Kia Ora and welcome to the July edition of the Show Me Shorts Screening Room. Here we will take a look at some short films you can find online that we have found to be interesting and try to give some perspective, background, or at least some (hopefully) relevant anecdotes about the films we discuss on the 1st of each month.
I am Meghan, a volunteer at Show Me Shorts. This month I look at a topic that is a little bit of a fascination of mine, and seems to hold continual fascination in the short film arena: death.
I realize you may find the word ‘death’ morbid and dull but that is not the case! There is nothing dull about the fragility of life. The end may be gruesome or beautiful but either way it is interesting. When you think about it, it can be kind of ‘romantic’. Romanticism at its best is the struggle between life and death, and the pleasure of watching characters fighting to overcome that struggle. Human emotion is at its peak in life-threatening situations. Films about this heightened excitement and emotion surrounding our mortality really attract my interest.
We live and then we die. Society has always been fascinated by death, whether with our own or with another’s. It is our contemporary fascination with death from real to fictional that is driving this phenomenon forward. Do audiences watch such dark themes because of curiosity, malicious indulgence in watching others suffer, or perhaps it’s because of a collective understanding of suffering and survival? Themes surrounding death have been prevalent in entertainment throughout recorded history but were notably central during the romantic period of the late eighteenth and early nineteenth century.
I’m a sucker for characters overcoming death or their fear of death. Death is all around us waiting to grab hold of our lives and to be ready is to have no unfinished business. Short films are often the perfect vehicles for encounters with death. They offer us tiny windows into moments that explore the fragility of our human existence. Tender, romantic or comedic, but never ‘dull’.
The Lady and the Reaper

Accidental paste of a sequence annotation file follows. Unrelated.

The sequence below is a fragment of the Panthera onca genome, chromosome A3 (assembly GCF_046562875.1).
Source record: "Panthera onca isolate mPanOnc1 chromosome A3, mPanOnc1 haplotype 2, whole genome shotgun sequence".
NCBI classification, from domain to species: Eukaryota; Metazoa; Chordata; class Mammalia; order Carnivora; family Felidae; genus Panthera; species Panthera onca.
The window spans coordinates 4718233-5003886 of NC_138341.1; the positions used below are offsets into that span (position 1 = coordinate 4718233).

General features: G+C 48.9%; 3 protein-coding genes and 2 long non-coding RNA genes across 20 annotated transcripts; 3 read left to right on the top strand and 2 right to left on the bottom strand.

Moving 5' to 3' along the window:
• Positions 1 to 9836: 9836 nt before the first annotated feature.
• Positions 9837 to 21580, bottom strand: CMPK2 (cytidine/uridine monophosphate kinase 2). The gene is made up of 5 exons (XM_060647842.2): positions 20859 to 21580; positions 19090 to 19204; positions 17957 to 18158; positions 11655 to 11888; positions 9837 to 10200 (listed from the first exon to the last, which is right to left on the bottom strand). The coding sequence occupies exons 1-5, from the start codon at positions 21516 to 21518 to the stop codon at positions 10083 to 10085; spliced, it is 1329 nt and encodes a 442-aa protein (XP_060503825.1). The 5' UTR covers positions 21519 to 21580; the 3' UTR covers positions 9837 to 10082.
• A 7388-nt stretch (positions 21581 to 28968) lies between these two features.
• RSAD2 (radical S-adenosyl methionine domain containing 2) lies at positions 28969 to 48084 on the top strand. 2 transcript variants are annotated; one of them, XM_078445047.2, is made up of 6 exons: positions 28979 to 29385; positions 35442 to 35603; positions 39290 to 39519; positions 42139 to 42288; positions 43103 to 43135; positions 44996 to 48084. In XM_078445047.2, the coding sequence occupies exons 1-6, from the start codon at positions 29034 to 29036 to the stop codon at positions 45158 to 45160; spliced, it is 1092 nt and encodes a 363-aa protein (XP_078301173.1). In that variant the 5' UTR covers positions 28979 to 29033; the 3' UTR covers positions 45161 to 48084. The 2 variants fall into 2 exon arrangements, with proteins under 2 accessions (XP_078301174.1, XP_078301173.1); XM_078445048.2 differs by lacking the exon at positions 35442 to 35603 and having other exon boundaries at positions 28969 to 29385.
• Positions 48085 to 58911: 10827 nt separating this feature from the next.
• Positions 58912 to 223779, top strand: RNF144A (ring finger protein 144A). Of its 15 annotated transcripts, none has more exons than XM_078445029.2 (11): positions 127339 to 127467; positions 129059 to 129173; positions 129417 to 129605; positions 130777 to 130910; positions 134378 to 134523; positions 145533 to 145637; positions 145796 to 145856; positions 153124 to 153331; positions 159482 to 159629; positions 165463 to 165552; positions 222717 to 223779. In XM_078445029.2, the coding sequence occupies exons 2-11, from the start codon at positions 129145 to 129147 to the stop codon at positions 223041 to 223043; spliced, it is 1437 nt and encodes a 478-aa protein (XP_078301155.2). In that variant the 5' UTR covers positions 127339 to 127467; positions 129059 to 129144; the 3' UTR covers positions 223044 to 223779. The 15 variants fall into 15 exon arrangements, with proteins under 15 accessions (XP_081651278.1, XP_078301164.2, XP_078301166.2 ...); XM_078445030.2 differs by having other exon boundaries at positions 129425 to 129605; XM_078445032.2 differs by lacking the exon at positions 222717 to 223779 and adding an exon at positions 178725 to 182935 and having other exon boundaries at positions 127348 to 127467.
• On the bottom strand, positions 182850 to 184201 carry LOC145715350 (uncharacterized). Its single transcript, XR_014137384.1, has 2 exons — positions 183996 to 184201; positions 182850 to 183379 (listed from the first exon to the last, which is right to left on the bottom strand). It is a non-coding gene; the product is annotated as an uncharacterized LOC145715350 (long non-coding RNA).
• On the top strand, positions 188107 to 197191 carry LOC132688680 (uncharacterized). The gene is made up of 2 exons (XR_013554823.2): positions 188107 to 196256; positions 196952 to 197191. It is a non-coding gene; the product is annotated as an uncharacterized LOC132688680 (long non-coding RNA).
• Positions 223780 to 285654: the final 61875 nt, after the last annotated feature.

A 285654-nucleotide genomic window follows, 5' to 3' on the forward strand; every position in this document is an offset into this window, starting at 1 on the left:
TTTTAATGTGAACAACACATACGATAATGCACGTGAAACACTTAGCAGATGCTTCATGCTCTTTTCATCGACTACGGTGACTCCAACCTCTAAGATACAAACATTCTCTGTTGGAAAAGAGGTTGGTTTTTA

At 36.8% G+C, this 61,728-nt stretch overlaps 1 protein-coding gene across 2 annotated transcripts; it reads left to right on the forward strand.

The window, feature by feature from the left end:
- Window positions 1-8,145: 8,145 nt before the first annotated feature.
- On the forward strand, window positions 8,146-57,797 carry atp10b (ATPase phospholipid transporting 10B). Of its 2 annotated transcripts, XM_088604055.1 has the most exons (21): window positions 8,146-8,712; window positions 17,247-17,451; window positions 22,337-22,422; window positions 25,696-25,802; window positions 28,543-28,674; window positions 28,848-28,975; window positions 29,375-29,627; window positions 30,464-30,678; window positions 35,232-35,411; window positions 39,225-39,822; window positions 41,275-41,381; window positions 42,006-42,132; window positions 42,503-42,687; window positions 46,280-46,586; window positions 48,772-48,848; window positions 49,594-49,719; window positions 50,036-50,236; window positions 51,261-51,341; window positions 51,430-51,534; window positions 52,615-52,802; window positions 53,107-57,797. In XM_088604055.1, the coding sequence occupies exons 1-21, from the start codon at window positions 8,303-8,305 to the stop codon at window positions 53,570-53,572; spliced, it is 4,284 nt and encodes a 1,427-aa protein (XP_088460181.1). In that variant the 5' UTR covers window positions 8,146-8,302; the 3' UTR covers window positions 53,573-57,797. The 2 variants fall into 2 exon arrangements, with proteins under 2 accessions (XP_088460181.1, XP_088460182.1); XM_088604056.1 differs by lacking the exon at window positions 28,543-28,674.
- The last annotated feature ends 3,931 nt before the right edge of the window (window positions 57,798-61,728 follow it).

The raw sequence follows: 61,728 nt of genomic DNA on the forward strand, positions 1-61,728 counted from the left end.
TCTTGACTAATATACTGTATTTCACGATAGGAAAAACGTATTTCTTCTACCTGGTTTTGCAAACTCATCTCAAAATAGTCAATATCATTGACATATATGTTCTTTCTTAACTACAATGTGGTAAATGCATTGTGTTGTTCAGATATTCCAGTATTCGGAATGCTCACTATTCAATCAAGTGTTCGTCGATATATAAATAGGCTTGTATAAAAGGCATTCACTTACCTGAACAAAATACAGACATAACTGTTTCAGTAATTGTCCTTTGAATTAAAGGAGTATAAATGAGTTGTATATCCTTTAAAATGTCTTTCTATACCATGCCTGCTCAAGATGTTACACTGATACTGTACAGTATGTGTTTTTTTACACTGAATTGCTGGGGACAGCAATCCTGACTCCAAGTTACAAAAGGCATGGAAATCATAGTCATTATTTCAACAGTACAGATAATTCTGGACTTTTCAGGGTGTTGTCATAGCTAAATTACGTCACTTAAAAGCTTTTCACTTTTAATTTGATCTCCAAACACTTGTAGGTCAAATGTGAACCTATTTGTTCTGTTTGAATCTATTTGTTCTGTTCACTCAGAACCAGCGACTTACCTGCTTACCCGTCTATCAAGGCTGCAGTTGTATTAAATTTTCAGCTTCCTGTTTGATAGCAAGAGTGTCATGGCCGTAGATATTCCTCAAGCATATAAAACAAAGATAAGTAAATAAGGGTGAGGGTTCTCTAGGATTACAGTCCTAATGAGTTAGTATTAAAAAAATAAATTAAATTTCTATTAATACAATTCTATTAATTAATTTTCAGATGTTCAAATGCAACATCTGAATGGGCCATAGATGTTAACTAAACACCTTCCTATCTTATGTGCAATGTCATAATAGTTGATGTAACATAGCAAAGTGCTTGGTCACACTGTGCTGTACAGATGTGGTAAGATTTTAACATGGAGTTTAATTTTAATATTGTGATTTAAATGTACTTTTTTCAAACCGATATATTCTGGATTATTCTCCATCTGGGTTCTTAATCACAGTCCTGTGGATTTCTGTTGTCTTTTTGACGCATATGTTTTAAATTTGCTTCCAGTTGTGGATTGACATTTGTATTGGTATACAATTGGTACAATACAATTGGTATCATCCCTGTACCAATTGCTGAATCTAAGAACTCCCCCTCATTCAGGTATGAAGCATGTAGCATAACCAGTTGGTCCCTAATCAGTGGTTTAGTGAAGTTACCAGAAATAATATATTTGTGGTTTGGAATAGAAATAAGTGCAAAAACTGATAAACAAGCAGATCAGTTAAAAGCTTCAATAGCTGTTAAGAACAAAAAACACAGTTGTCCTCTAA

The first film I would like to share with you is a 2009 Spanish animated short created by Javier Recio Garcia and produced by Kandor Graphics. It was nominated for an Academy Award for Best Animated Short. This film is a great example of death being romanticized. It places emphasis on the struggle between life and death and confronts the struggle between untamed nature with its picturesque qualities and modernization.
The film is ‘Lady and the Reaper’, a very entertaining comedy that explores life and death. A poor lovely old lady wanting to pass on to join her deceased husband prepares for a long awaited reunion. The reaper comes to collect her soul and lead her into the after life where she may once again meet her deceased loved one. However, conflict emerges as an arrogant yet attractive doctor brings her back to the living. Soon a fight emerges and the struggle between life and death becomes the ultimate entertainment.
I find the beginning of the film so very touching. It is brilliant the way the film sets up the conflict and keeps the focus. In this short I really root for the reaper and I want the old lady to die so badly. “Just die,” I scream because I want her to be with her deceased husband once again.
Invention of Love
This animated short film really illustrates the process of life and death. It is mostly a romance but there is a looming sense of death throughout the whole film. I spent seven minutes waiting for the woman to die. Perhaps it’s the melodramatic music, or the identifiable social script embedded at the very heart of fictional and real romance. Death and the passing of a loved one really tugs my emotional strings.
Death is unpredictable, but expected and at times so very close and at other times so very far away. One thing is for sure, audiences will never tire of being given a glimpse into the fragility of our existence, and filmmakers will never tire of exploring the intrinsic yet uneasy relationship between life and death. It is only through knowing our own mortality that we can truly appreciate our lives.